Both chains are essentially uninhabitable, but are claimed by no fewer than seven countries, eager to gain control of the vast oil and gas fields below them, as well as some of the region's best fishing grounds.
Indonesia, Malaysia and Brunei have made claims to part of the Spratlys based on the interna tionally recognised Exclusive Economic Zone (EEZ), which extends 200 nautical miles from a country's coastline.

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South China Sea Map
Based on the EEZ, the Philippines has the strongest claim on the Spratlys and their resources, with its EEZ covering much of the area.
However the lure of resources, and prospect of exerting greater control over shipping in the region, means that greater powers are contesting the Philippines' claims.

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South China Sea Map
China has made extensive sovereignty claims on both the Spratlys and the Paracels to the north, based largely on historic claims outlined in a map from the middle part of the 20th Century known as the 'Nine Dash Map'.
Taiwan also makes claims based on the same map, as it was created by the nationalist Kuomintang government, which fled to Taiwan after the communists seized power in China.

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South China Sea Map
Vietnam also claims the Spratlys and the Paracels as sovereign territory, extending Vietnam's EEZ across much of the region and bringing it into direct conflict with China.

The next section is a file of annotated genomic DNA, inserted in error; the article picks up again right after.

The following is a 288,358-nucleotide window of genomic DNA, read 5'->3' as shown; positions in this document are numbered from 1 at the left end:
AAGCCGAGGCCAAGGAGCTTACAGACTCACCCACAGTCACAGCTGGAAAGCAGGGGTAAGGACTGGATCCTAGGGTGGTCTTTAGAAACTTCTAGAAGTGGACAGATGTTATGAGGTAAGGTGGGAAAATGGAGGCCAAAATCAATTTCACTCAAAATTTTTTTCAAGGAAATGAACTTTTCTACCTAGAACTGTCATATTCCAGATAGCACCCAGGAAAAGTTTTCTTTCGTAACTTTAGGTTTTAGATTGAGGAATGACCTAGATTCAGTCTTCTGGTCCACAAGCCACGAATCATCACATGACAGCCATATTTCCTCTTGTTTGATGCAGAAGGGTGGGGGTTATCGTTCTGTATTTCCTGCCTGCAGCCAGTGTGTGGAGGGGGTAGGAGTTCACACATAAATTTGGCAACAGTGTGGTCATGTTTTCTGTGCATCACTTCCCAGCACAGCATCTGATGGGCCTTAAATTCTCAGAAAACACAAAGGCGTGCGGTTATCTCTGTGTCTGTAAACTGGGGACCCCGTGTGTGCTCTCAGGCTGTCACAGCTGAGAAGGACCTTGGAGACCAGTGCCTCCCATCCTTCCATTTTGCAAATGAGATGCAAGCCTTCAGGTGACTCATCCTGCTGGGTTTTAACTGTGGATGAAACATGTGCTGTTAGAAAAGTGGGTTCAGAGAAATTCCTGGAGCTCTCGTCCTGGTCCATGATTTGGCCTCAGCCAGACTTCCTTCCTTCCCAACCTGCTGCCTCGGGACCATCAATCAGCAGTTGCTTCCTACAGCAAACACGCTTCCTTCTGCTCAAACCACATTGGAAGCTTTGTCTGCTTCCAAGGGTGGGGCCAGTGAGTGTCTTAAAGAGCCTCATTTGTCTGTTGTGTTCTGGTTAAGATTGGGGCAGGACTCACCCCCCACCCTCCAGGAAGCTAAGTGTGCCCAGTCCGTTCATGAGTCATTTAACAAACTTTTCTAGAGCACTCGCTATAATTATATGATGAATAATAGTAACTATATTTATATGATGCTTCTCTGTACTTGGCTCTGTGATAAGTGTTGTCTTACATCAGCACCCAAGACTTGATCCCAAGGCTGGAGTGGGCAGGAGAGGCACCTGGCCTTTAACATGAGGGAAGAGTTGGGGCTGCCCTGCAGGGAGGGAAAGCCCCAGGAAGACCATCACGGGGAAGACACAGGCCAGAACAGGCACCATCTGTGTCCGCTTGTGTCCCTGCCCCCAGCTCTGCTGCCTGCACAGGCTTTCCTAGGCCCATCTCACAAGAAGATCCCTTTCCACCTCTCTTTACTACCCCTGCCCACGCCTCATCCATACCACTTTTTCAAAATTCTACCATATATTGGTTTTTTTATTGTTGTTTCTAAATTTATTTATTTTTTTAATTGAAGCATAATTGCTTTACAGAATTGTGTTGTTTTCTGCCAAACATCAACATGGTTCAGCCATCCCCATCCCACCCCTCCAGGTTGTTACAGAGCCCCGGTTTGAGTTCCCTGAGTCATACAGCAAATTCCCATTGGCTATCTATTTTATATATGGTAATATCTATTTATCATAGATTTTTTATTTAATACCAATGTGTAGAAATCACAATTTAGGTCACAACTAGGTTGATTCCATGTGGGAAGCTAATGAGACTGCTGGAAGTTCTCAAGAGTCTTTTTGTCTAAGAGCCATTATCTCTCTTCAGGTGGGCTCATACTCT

There have been deadly protests in Vietnam over China's decision to build an oil rig off the Paracels.
One Chinese worker in Vietnam was killed and a dozen injured in riots targeting Chinese and Taiwanese owned factories, pro mpting 3,000 Chinese nationals to flee the country.

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South China Sea Map
EEZ can only be imposed based on boundaries of inhabitable land, and this has prompted all the countries making claims on the region to station personnel, and in some cases build military bases out of the water, to bolster their claim.
Building and protecting these structures has resulted in a series of stand-offs between countries in the region, each with the potential to escalate.
China has been leading the charge with these installations, and has deployed vessels to the region to protect their interests.
Chinese coast guard vessels have used a water cannon on Vietnamese vessels, as well as blockading an island where the Philippines has deployed military personnel.

Topics: foreign-affairs, world-politics, indonesia, india, china, australia

Source: Google News | Berita 24 English